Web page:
Trips through Moscow almost always rekindle my hatred for the Sheremetevo airport, a place where stateless refugees camp out near high-end duty-free shops. Moscow could be an incredibly convenient transport hub, a place where travelers love to go. But instead, they make their temporary guests as miserable as possible. This, in spite of Russia's pre-crisis wealth and desire to be respected internationally. Putin has not figured out that a decent airport will do more to improve Russia's image than invading, or freezing, its neighbors.
Knowing this, I dreaded my trip to Kiev with an 11 hour layover in Moscow, as did a friend of mine, Francine, who was on the same flight. But we were in for a surprise: we landed at Terminal D, which opened earlier this year. Both of us had to take our ongoing flights from Sheremetevo's regular terminal. But for a few hours, we could explore Russia's most recent effort to join the 21st century.
Terminal D is a big step for Russia, but a small step for mankind. At least the mankind accustomed to Schiphol airport in the Netherlands, or the fabulous airport in Singapore, a place I wouldn't mind living in. Even so, it's a big improvement over the old terminal, where the assumption is that travelers want nothing more than overpriced booze and cosmetics and pricey, low-quality food. But Terminal D has something magical: a TGIF, where both the service and food are good, and which won't bankrupt you. Credit cards are cheerfully accepted.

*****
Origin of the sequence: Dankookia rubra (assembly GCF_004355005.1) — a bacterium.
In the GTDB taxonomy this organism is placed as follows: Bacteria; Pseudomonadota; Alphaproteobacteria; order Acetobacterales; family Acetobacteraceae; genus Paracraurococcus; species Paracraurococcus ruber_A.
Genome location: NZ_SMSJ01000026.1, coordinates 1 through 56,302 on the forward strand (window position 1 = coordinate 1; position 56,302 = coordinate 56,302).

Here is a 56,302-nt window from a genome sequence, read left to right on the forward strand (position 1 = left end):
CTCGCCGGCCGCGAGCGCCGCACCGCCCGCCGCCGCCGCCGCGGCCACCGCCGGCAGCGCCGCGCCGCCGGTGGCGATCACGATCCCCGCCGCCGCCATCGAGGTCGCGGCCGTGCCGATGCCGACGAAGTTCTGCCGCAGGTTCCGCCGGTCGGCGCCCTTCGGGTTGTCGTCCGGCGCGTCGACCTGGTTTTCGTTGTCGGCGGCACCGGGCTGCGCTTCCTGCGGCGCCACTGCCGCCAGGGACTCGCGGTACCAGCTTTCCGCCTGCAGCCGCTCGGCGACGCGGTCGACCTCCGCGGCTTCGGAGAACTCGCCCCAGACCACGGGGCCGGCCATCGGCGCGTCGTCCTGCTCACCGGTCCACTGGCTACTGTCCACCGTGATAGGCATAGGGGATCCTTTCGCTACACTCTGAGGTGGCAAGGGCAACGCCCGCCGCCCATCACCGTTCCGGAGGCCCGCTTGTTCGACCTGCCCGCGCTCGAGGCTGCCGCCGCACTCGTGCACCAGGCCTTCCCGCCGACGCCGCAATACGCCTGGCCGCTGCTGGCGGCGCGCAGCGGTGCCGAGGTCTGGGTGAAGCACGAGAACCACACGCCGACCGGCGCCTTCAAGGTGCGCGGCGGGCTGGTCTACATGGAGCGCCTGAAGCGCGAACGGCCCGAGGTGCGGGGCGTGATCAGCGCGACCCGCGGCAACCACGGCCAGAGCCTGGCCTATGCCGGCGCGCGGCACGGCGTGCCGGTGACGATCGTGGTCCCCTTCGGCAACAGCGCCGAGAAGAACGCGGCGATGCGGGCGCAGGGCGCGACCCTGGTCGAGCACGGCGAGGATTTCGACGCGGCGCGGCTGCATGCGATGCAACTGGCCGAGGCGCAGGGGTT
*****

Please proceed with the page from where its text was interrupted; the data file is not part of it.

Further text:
But there is much to be done. Information is scarce: after waiting for two hours for the shuttle to the old terminal, I searched for anyone in a uniform to find out when it would come (Francine was about to miss her flight). I finally found a lady who insisted that a manned information desk existed. When I told her that there wasn't one, she became angry and started shouting at me.
Many shops are not yet opened (except for a Russian-language-only bookstore selling Russian nationalist and Soviet T-shirts), and they haven't yet figured out how to keep their nice Euro-bathrooms clean and stocked with soap and toilet paper. But at least they are trying. The infrastructure is there, now it's just a matter of attitude.